A natural disaster can be defined as a natural phenomenon, causing enormous environmental, human and material losses. Typical examples of natural disasters include floods, storms, cyclones, earthquakes, forest fire, drought, avalanches and so on. Let’s illustrate them in this essay on natural disasters.
The Indian sub-continent is very vulnerable to certain types of natural disasters, which have an enormous impact on human lives, not to mention resources, thus causing devastating environmental, economic and social losses. That needs to be stressed in an essay on natural disasters.
Natural disasters negatively affect the rural community. Unfortunately, exactly this category of population due to its very low standard of living is especially vulnerable to sudden economic changes. In case of any natural disaster they will be most likely deprived of their means of living. Natural disasters do a great deal of harm: mass migration and destruction, hunger, etc.
The vast majority of essays on natural disasters start with floods. Well, we won’t do any harm if we follow their example. Eastern India is tortured by floods on a regular basis. At that area the Himalayan rivers are used to flooding huge parts of their catchment areas. Floods uproot houses, damage infrastructure and disrupt livelihoods and cause erosion their own banks.
Floods rarely take place in urban areas. It’s because streets normally have drainage systems to withstand excessive water logging. Nevertheless, in 2006 Mumbai, the country’s business hub, heavily suffered from 942mm of rain lashed down. We should confess in this essay on natural disaster that most «natural disasters» is the direct result of negative human activity.
Indeed, what do we, people, do to contribute to floods? That’s hard to take for granted, but we really do a lot to get floods closer. The matter is that the rapid and unstoppable development of Mumbai as well as the flouting of regulations and rules provoked choking and blockage of the Mithi river, flowing through a part of the national business hub and carrying off excessive water to the sea.
Other human environmental «sins» include rough violations of coastal regulation zone rules, uncontrollable and rapid development of green zones, building on open spaces and areas marked for parks. All of this drastically reduces even that little space Indian cities require to absorb heavy rains. Additionally, no all Indian cities have up-to-date drainage systems, while obsolete ones can’t cope with floods.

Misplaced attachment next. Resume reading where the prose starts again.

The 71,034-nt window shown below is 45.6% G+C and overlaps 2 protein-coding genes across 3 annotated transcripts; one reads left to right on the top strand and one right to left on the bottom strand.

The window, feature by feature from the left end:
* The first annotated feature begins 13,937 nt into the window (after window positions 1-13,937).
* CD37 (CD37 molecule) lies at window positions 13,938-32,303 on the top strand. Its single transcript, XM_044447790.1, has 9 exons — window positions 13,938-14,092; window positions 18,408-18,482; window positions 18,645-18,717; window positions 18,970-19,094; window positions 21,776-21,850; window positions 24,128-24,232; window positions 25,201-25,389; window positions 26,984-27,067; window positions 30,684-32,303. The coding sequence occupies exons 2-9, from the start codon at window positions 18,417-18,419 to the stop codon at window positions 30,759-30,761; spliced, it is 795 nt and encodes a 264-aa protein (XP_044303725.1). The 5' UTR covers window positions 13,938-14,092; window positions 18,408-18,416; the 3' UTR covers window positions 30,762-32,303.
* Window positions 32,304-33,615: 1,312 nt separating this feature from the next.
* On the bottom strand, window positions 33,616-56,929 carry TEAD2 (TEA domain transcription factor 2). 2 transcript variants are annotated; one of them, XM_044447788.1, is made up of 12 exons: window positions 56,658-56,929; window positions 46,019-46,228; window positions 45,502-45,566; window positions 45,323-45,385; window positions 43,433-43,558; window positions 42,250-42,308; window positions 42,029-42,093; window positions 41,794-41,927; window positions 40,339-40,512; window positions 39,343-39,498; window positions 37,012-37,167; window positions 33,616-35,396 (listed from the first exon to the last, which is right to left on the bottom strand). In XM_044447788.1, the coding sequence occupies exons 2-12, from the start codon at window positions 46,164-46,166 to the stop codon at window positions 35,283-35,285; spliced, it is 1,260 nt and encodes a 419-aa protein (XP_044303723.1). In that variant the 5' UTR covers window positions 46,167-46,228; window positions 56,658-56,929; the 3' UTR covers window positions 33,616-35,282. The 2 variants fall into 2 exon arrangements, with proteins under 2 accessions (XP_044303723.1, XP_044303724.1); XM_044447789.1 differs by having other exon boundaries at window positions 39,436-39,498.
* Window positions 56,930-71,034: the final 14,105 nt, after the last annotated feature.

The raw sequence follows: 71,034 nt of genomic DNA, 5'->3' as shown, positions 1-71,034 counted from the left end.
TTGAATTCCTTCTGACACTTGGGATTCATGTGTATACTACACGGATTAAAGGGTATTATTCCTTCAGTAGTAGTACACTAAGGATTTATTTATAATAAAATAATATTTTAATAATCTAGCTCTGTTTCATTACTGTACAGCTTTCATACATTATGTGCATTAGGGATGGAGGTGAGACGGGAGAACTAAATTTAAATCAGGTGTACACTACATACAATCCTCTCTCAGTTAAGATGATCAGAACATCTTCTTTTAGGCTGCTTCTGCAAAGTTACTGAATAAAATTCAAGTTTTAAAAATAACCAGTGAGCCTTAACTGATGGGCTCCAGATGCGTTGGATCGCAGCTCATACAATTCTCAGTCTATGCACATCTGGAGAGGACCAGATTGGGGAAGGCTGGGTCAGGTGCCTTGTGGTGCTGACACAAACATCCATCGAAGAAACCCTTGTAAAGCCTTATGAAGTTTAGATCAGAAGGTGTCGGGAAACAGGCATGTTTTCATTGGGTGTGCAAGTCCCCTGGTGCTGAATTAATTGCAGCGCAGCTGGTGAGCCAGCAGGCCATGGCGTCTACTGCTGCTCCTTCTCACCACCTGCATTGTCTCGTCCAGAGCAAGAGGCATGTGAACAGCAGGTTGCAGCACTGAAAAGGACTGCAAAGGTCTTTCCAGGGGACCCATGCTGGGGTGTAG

Another widespread natural disaster in India is drought. More than eight Indian states became victims of severe drought in 2001. The recent researches have proved that severe droughts take place once every eight to nine years in semi-arid and arid zones. The devastating drought of 2002 was acknowledged by the Meteorological Department of India as the toughest drought in this country. The given drought impacted up to 56% of the land mass. It also threatened the livelihoods of approximately 300 million people in 18 Indian states.
India suffered an adverse impact on tough earthquakes during the International Decade of Natural Disaster Reduction. The most significant ones were in Latur, Uttarkashi and Jabalpur. As follows from the Seismic Zonation Map of this country, its north-eastern states, Uttarakhand and the Kutch region of Gujarat are the most venerable areas.
The tragic effect of the earthquakes was greatly enhanced by the fact that many parts of the state were suffering from droughts for several years.
Kutch had to deal with fodder and drinking water scarcity. A lot of men had to migrate for work. As a result, their kids and women were left alone. These categories of Indian population appeared to be the most vulnerable of all the country’s citizens.
Then, we should tell just a few words about cyclones. The states, including Andhra Pradesh, Orissa, West Bengal, Tamil Nadu, not to mention the Bay of Bengal heavily suffered from cyclones. However, the given natural disaster mainly affects the country’s coastal districts. The range of destruction involves up to 100 kilometers from the center of the cyclone. It’s clear that the worst devastation occurs at the time of the highest peak of this disaster.
The Bay of Bengal coastline boasts the world’s shallowest waters, relatively dense population, not to mention an extremely poor economic condition. All of this significantly complicates the overall situation.
Needless to say, cyclones have an extremely devastating effect on the national economy as well as lives of Indians in the affected districts. Lots of people there are roughly deprived of their only source of livelihood. Public infrastructure suffers enormous damage, to say nothing of the state’s economy – the tempo of economic development slows down a lot, to put it mildly.
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